Towards the end of our travel time in Peru, we were gifted with the opportunity to integrate ourselves in the day to day life of the Aymara culture.
After visiting some of the floating islands, of which you will read later, we arrived at our home for the evening and were greeted by our host families. We then had a game of football against the locals which we lost and blamed entirely on the fits of hyperventilation caused by the altitude. We then put on our best traditional outfits to be taught and guided through a dance.
At the end of the day we followed our mother, Lucy, to her home where we had a wonderful dinner and helped clean the dishes. The room was simple but perfect for both of us and we had a restful night in preparation for the following day.
We were encouraged and excited to participate in the mundane tasks of the family, delving into their day to day lives. We helped feed the pigs and sheep, prepare breakfast and wash dishes as well as the laborious task of seiving through barley seeds. The experience was truly wonderful and enlightening as we learned about how this culture continues to live in the most simple way.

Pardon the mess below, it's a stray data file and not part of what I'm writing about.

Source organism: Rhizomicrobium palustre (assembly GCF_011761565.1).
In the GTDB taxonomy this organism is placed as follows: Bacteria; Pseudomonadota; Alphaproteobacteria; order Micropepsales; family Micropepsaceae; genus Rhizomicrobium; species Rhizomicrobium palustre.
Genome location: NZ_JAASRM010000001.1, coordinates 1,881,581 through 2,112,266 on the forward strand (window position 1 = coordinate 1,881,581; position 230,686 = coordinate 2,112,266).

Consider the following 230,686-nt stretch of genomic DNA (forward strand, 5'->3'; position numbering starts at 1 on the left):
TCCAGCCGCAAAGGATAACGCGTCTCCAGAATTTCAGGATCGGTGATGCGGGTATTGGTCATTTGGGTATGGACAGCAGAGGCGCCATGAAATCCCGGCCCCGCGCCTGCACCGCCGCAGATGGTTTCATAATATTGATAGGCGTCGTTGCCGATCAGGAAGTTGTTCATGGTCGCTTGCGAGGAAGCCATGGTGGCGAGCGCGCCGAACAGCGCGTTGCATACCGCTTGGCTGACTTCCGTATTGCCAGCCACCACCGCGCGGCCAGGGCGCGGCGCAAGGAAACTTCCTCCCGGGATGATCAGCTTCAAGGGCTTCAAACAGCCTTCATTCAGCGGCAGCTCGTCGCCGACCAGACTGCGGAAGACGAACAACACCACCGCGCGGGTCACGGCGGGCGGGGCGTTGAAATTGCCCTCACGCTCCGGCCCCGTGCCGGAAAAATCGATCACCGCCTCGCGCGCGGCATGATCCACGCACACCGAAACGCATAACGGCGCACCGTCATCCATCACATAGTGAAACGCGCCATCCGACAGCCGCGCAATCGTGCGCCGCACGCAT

I admire their plain lives, dedictated to the day to day and what the earth can offer them. I must say, I did appreciate the beauty in the simplicity and how it must be peaceful to live like this. On the other hand, I was also able to gain even more appreciation for my own life, as I have the opportunity to dedicate my time and part of my life to a career I am passionate about and in many ways, the things I think are basic items have suddenly become luxuries that I am incredibly grateful for. I am in awe of Lucy, who runs her house, farms her land, cares for her family and still finds the time to host us ignorant and bothersome travellers in many ways. Yet she does it all with such patience and grace. What an incredible woman. She made me realise that although that is not the life for me, there are many things that I can take from it and apply to my daily life. I feel that overall the experience has influenced me to search for constant improvement in my daily home life. It seems all the little things can positively impact on your routine.
I would encourage you all to really delve into your home stays, even if they are short there is always something you can take from it.